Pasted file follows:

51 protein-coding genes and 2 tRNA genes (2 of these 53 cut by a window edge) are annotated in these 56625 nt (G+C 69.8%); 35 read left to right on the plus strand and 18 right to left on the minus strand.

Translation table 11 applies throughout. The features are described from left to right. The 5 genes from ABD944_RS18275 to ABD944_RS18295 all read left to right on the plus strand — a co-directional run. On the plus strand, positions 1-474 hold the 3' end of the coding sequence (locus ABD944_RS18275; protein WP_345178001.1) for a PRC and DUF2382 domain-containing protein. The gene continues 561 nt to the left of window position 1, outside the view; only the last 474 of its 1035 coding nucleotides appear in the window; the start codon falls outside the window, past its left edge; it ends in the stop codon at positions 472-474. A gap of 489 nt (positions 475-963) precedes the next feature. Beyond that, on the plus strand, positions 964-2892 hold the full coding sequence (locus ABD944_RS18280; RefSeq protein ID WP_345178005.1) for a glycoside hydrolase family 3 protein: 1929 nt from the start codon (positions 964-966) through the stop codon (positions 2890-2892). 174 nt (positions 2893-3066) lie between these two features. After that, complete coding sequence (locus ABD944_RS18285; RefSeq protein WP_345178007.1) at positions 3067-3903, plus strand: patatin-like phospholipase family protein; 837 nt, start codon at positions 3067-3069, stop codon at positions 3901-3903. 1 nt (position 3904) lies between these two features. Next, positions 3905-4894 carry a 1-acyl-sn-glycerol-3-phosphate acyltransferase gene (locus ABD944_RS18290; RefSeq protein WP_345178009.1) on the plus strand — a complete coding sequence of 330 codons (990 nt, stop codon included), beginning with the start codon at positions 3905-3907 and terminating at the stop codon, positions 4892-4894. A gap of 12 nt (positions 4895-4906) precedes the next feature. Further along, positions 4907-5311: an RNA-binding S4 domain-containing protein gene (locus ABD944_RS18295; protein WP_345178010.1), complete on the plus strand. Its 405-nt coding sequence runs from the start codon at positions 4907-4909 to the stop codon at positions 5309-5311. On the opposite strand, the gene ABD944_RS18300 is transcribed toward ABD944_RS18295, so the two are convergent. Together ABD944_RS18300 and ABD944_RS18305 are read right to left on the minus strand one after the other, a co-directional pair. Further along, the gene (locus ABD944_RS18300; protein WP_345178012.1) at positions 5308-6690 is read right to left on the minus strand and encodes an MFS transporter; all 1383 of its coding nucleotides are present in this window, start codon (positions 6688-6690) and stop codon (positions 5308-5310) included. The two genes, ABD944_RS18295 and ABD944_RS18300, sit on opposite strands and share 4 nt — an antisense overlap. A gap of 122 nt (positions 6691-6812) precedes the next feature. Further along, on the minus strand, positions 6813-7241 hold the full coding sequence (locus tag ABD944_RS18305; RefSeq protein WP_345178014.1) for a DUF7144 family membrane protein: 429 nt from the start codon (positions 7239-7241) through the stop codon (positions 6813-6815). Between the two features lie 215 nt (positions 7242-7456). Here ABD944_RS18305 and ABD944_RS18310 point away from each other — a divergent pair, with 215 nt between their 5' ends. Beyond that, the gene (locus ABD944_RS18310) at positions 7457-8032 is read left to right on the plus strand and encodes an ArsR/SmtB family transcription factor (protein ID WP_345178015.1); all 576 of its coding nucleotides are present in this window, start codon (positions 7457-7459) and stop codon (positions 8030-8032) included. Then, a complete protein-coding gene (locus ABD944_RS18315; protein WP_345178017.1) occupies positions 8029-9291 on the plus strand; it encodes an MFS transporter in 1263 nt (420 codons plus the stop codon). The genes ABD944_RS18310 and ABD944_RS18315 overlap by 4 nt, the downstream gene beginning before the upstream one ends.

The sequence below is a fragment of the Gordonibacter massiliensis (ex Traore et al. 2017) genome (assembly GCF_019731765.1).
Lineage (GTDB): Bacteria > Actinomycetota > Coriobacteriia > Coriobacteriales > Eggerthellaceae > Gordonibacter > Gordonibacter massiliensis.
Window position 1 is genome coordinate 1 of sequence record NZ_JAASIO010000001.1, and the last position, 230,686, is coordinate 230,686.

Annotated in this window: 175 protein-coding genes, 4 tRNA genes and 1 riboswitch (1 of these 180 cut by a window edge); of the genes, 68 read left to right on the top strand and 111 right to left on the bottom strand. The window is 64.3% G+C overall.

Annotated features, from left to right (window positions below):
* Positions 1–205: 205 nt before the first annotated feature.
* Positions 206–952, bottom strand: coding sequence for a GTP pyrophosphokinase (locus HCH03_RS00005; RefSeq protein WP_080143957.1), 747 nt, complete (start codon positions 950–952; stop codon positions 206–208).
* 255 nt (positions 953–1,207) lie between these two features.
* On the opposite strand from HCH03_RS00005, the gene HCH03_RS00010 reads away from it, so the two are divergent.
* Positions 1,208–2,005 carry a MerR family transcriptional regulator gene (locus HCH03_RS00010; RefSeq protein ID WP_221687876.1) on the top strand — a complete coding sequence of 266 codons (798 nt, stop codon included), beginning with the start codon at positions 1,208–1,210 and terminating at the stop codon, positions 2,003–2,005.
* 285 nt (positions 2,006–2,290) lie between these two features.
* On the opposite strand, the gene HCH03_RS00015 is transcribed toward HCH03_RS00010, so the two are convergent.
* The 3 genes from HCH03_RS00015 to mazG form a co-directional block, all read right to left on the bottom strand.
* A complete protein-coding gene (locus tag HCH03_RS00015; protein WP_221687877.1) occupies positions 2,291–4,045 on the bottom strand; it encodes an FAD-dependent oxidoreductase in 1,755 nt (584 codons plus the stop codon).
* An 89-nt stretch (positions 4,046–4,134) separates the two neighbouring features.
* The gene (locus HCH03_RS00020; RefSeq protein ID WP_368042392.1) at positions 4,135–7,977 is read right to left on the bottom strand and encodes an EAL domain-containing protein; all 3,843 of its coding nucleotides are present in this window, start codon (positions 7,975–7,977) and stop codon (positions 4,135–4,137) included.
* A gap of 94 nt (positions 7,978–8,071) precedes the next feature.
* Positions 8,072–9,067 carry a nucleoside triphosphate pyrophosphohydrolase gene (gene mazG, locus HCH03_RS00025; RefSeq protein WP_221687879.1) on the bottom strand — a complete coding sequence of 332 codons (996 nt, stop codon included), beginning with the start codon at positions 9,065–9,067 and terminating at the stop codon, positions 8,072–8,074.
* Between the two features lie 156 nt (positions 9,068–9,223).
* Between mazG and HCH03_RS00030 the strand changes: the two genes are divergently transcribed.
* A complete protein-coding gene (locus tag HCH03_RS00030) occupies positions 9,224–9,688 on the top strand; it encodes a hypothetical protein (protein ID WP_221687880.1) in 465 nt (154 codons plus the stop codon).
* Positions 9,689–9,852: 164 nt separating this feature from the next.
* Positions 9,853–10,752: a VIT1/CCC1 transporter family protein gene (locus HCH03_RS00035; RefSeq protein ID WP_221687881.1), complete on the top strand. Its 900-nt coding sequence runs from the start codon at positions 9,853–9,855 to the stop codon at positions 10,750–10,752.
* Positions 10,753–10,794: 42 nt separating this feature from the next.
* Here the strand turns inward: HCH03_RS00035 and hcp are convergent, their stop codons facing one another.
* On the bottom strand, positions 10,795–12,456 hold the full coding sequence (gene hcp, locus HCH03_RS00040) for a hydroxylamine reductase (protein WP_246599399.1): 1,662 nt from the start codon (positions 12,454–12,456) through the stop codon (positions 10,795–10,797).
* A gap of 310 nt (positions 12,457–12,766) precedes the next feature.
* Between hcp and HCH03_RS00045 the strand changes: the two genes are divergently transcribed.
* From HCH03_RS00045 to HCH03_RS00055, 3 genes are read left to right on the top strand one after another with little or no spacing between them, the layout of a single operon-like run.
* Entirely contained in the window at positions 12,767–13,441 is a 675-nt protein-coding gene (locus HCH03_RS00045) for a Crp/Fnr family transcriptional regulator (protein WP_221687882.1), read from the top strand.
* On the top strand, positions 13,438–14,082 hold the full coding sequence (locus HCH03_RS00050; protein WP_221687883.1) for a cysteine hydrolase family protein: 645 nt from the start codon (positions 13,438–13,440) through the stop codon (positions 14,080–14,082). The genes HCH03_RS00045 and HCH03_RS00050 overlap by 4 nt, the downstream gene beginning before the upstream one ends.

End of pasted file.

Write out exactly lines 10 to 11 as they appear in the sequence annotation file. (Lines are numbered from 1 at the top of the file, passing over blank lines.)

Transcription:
* 255 nt (positions 953–1,207) lie between these two features.
* On the opposite strand from HCH03_RS00005, the gene HCH03_RS00010 reads away from it, so the two are divergent.